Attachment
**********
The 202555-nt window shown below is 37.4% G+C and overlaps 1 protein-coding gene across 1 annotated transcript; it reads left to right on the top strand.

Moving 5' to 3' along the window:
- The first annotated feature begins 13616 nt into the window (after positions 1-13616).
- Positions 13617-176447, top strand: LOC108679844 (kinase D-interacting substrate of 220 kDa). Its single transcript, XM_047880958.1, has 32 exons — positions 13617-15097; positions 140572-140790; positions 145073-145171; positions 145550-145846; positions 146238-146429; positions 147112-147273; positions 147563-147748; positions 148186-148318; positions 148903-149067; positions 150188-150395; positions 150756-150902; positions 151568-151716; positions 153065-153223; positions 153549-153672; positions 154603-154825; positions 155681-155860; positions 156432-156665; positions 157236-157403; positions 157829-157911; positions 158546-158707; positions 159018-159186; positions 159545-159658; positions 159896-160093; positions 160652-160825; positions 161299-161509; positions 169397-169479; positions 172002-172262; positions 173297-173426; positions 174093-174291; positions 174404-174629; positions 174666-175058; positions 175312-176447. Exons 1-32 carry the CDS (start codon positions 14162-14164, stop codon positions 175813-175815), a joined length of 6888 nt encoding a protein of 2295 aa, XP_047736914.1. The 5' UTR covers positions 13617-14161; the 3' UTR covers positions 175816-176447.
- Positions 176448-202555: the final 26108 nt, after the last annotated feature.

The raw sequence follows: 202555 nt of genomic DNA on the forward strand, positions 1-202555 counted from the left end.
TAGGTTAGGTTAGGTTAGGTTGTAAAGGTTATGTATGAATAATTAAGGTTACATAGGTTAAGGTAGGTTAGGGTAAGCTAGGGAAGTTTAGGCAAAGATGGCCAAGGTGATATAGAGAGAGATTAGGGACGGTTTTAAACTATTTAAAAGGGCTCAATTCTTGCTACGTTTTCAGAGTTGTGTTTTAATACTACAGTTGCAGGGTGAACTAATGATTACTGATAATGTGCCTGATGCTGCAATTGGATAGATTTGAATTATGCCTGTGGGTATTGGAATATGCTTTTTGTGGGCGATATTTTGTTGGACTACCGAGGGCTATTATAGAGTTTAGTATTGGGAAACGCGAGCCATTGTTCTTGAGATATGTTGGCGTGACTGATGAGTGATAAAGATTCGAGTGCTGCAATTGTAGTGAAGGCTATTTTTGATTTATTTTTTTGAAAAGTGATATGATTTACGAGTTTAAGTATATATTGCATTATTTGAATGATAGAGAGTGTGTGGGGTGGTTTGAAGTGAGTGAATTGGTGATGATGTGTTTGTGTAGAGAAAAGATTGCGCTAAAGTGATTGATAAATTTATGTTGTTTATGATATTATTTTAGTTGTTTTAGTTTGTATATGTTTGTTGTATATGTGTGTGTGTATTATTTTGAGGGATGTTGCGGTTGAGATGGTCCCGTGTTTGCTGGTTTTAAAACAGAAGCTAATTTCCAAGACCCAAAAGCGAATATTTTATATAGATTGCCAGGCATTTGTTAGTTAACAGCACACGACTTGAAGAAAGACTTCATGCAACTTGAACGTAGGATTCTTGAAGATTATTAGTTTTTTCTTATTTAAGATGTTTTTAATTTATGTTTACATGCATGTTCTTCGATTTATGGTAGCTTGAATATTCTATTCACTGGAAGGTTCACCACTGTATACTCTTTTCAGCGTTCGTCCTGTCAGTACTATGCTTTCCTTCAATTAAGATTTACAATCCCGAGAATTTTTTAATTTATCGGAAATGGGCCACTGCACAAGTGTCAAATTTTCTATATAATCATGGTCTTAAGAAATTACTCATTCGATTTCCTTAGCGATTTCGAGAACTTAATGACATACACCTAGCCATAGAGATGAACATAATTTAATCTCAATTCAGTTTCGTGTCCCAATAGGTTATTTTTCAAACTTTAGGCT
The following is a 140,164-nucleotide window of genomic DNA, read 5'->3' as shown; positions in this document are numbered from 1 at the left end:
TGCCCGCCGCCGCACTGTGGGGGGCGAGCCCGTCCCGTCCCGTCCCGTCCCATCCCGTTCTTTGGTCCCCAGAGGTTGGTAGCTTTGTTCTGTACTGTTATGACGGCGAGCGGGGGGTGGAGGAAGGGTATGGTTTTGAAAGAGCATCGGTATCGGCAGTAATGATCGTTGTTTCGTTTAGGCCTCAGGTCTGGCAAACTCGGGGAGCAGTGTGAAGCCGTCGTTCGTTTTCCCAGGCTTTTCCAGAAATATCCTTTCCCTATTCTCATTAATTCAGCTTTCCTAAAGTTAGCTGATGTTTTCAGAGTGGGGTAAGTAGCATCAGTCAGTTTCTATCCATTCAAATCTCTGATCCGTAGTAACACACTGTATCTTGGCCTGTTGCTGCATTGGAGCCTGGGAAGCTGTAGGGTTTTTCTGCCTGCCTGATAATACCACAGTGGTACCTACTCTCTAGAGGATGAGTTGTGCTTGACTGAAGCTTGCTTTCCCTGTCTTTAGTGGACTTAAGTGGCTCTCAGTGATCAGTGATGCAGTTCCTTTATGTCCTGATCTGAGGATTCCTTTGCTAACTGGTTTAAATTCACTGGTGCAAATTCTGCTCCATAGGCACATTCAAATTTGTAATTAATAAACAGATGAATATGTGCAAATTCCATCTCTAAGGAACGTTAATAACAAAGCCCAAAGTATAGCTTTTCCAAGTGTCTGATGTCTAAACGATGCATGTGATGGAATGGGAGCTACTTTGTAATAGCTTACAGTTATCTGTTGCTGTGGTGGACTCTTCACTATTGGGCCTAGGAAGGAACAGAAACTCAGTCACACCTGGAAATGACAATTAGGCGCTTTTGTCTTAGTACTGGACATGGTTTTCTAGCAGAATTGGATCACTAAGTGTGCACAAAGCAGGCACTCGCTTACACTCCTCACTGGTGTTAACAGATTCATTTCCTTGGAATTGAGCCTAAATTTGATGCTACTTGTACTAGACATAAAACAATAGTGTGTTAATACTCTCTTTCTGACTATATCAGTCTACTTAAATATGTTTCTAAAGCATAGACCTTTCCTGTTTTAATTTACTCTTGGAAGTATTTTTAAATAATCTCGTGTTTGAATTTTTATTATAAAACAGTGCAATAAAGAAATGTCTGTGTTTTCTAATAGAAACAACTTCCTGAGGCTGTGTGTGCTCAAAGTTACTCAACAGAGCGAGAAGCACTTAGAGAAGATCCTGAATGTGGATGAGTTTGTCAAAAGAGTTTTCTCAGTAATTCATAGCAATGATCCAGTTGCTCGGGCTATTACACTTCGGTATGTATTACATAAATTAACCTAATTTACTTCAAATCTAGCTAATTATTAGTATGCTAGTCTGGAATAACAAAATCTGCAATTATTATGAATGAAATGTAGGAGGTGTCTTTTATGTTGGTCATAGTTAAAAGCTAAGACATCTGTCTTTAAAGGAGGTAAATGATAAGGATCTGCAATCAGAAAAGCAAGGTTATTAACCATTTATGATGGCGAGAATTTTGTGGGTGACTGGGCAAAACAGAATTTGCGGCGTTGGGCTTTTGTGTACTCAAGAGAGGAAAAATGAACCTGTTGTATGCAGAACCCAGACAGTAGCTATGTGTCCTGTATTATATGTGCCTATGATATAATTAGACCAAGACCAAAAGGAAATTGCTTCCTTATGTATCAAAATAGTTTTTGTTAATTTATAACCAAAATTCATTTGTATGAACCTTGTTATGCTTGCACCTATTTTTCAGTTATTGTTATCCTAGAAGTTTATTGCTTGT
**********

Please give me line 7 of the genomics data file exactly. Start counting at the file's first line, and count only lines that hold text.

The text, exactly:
TAGGTTAGGTTAGGTTAGGTTGTAAAGGTTATGTATGAATAATTAAGGTTACATAGGTTAAGGTAGGTTAGGGTAAGCTAGGGAAGTTTAGGCAAAGATGGCCAAGGTGATATAGAGAGAGATTAGGGACGGTTTTAAACTATTTAAAAGGGCTCAATTCTTGCTACGTTTTCAGAGTTGTGTTTTAATACTACAGTTGCAGGGTGAACTAATGATTACTGATAATGTGCCTGATGCTGCAATTGGATAGATTTGAATTATGCCTGTGGGTATTGGAATATGCTTTTTGTGGGCGATATTTTGTTGGACTACCGAGGGCTATTATAGAGTTTAGTATTGGGAAACGCGAGCCATTGTTCTTGAGATATGTTGGCGTGACTGATGAGTGATAAAGATTCGAGTGCTGCAATTGTAGTGAAGGCTATTTTTGATTTATTTTTTTGAAAAGTGATATGATTTACGAGTTTAAGTATATATTGCATTATTTGAATGATAGAGAGTGTGTGGGGTGGTTTGAAGTGAGTGAATTGGTGATGATGTGTTTGTGTAGAGAAAAGATTGCGCTAAAGTGATTGATAAATTTATGTTGTTTATGATATTATTTTAGTTGTTTTAGTTTGTATATGTTTGTTGTATATGTGTGTGTGTATTATTTTGAGGGATGTTGCGGTTGAGATGGTCCCGTGTTTGCTGGTTTTAAAACAGAAGCTAATTTCCAAGACCCAAAAGCGAATATTTTATATAGATTGCCAGGCATTTGTTAGTTAACAGCACACGACTTGAAGAAAGACTTCATGCAACTTGAACGTAGGATTCTTGAAGATTATTAGTTTTTTCTTATTTAAGATGTTTTTAATTTATGTTTACATGCATGTTCTTCGATTTATGGTAGCTTGAATATTCTATTCACTGGAAGGTTCACCACTGTATACTCTTTTCAGCGTTCGTCCTGTCAGTACTATGCTTTCCTTCAATTAAGATTTACAATCCCGAGAATTTTTTAATTTATCGGAAATGGGCCACTGCACAAGTGTCAAATTTTCTATATAATCATGGTCTTAAGAAATTACTCATTCGATTTCCTTAGCGATTTCGAGAACTTAATGACATACACCTAGCCATAGAGATGAACATAATTTAATCTCAATTCAGTTTCGTGTCCCAATAGGTTATTTTTCAAACTTTAGGCT